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AIDS now the biggest killer of young women

Male violence against women is a leading cause of AIDS.

The UN has warned that AIDS is now the biggest killer worldwide of women of reproductive age.

One reason is that the majority of women worldwide - some 70 per cent - have at some point been forced to have unprotected sex. Fundamentally, new research shows, it is men's violence against women that is leading to the rise in AIDS. 

A bigger argument for the empowerment of women could scarcely be thought of. Women throughout history have been subject to violence and rape at the hands of men, and now that can lead not only to injury, unwanted pregnancy and psychological trauma, but also to death at an early age.

It is sometimes easy for us to forget this in the West, where we kid ourselves that we're 'equal', but in much of the world, women cannot even control the most basic matters about their own lives such as their reproductive rights, who they have sex with, whom they marry, how they work or whether they can own property.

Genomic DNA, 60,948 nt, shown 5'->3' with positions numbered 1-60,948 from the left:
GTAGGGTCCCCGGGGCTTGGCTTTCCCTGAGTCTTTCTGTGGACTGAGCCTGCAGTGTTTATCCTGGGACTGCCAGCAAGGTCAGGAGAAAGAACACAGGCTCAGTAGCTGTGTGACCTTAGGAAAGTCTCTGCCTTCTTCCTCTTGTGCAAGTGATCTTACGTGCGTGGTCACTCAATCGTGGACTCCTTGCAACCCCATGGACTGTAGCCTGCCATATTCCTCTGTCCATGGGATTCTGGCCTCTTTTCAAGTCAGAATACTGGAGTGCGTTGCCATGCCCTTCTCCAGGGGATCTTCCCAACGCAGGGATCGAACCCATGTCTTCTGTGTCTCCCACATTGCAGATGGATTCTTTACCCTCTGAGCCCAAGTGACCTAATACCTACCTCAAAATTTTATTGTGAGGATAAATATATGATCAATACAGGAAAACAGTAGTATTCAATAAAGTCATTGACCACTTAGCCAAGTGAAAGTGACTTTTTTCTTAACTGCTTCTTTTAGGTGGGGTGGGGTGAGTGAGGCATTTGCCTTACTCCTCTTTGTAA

In South Africa - one of the most 'macho' nations in the world - HIV infection is three times more common in young women than in young men, partly due to the prevalence of rape in that society. And in sub-Saharan Africa, the biggest risk factors for AIDS are not to be gay, promiscuous or an intravenous drug user but to be a young married woman. Marriage effectively makes a woman a chattel of her husband in many societies, and their subordinate position makes it impossible for women to insist on safe sex.

In the light of this new research, the UN says it will now incorporate action against violence against women into its worldwide programme to conquer HIV.

 

 

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